Fire, vacancies cause decrease in downtown property tax base
GLENWOOD SPRINGS, Colo. A damaging fire and some commercial space vacancies caused a drop of more than $825,000 in the property tax valuation in downtown Glenwood Springs this year.The decrease and factors contributing to them have led city finance director Mike Harman to reduce by more than $5 million his estimate of the revenue that will be brought in by a 20-year tax that will be used to pay for improvements downtown.The assessed valuation downtown within the region that makes up the Downtown Development Authority fell from $46.67 million in 2005 to $45.84 million this year.Garfield County Assessor Shannon Hurst said she believes more than $400,000 of that decrease was a result of a fire in March at the Grand Avenue Mall. The fire caused extensive interior damage in the building, which was home to several businesses. Those businesses have either closed, moved elsewhere, or suspended operations in hopes of moving back into the mall after reconstruction is finished.Hurst said much of the rest of the drop in the tax base resulted from successful protests of valuations by property owners. She said it appears her office was assessing the price per square foot too high downtown. The valuations were based on conditions in 2003 and 2004, and didn’t reflect a recent trend of tenants moving to other places such as Glenwood Meadows and West Glenwood.Some of that migration has been retail, but a lot of the vacancies downtown have consisted of office space, Hurst said.The assessed valuation backslide comes as the city is finally able to start tapping what is called a tax increment financing tax to fund downtown improvements. Under the TIF tax, the city is able to capture all growth in the downtown property tax base over 20 years and use it to fund improvements within the DDA district. Garfield County and Colorado Mountain College had unsuccessfully sued the city over the plan, which will cost them tax revenues, but they lost in court last year and a judge recently signed an agreement to release nearly $600,000 in funds collected to date.Harman had projected that the TIF tax would bring in about $286,000 in property tax revenues next year, but has revised that projection to $178,745 based on the drop in the tax base. The tax is expected to generate just under $230,000 this year.Harman isn’t expecting continuing decreases in the downtown property tax base. However, he is rethinking his original projection that the property tax base would increase an average of 2 percent a year over 20 years, and now is forecasting average annual growth of 1 percent. He also has applied the same revision to his growth estimate for sales tax that is collected under the TIF program. And he has eliminated an assumption of $150,000 in new construction each year downtown.As a result, Harman now projects that the TIF tax will bring in $8.6 million over its 20-year length, compared to his past estimate of $13.7 million. About $2 million of that would come from sales tax revenues, and the rest from property taxes.Harman cites vacancy rates and the new commercial competition from places such as Glenwood Meadows for his more conservative projection, and worries that it still may be too optimistic.He also emphasizes that he has no way of knowing what assessed property values and sales tax revenues will do, and that he’s not an authority on the TIF tax and the complexities involved in projecting the revenues it will generate. He has recommended that the city hire a consultant to review his projections.Just what the tax might generate is likely to have a significant bearing on upcoming decisions facing the DDA board and City Council about how to spend the TIF tax. Harman said he began to worry when the DDA board began using his earlier projection in their discussions despite its tentative nature. He’s more worried now that the projection appears to be too optimistic.”They were banking their projects and stuff on a $13 million income coming in. I’m not comfortable with that. I don’t know if it’s going to be $13 million,” he said.The city is considering using TIF money for everything from beautification projects to creation of more parking downtown. Some downtown merchants long have hoped to see a parking garage built with the funds. A consultant recently estimated a three-story parking garage could cost more than $10 million, but that assumed the city would have to buy land rather than building on property it already owned.Contact Dennis Webb: email@example.com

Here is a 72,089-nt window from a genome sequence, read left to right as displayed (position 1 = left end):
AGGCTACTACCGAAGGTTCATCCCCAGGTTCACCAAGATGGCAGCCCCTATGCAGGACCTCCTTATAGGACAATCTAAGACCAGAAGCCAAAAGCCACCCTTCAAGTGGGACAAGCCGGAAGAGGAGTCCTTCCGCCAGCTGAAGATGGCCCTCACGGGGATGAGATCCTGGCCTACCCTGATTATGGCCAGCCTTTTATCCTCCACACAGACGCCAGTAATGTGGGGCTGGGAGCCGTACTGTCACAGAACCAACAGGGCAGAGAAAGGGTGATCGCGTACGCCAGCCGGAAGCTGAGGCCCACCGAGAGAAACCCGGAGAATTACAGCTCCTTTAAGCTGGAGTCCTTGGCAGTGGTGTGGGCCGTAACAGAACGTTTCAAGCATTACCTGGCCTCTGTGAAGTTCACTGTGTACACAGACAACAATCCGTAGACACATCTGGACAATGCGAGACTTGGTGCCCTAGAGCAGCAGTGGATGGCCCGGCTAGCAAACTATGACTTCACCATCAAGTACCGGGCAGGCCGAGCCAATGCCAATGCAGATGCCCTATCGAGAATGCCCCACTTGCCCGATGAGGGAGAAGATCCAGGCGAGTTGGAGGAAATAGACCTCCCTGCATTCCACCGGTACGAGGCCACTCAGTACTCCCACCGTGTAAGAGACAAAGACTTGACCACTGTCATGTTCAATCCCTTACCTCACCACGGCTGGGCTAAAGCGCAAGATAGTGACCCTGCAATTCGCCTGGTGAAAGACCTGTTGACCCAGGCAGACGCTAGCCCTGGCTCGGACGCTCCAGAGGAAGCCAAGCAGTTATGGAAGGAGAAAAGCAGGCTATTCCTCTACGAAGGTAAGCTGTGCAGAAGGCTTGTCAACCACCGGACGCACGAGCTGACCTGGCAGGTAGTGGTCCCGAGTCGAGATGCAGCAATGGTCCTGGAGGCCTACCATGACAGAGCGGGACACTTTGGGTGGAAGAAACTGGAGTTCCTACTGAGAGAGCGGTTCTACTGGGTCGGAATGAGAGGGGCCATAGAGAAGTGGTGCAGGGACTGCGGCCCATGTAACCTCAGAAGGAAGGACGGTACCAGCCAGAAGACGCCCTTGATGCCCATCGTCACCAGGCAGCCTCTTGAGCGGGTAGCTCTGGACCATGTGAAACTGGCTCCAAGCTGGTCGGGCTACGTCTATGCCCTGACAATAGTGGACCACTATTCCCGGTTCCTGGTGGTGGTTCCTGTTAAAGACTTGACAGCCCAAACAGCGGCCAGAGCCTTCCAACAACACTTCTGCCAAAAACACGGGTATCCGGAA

Support Local Journalism
Support Local Journalism
Readers around Glenwood Springs and Garfield County make the Post Independent’s work possible. Your financial contribution supports our efforts to deliver quality, locally relevant journalism.
Now more than ever, your support is critical to help us keep our community informed about the evolving coronavirus pandemic and the impact it is having locally. Every contribution, however large or small, will make a difference.
Each donation will be used exclusively for the development and creation of increased news coverage.
Start a dialogue, stay on topic and be civil.
If you don't follow the rules, your comment may be deleted.
User Legend: Moderator Trusted User
A new project of Garfield County Public Health — complete with video, pictures and personal narratives — is aimed at building trust in the push to convince those who may still be hesitant about receiving…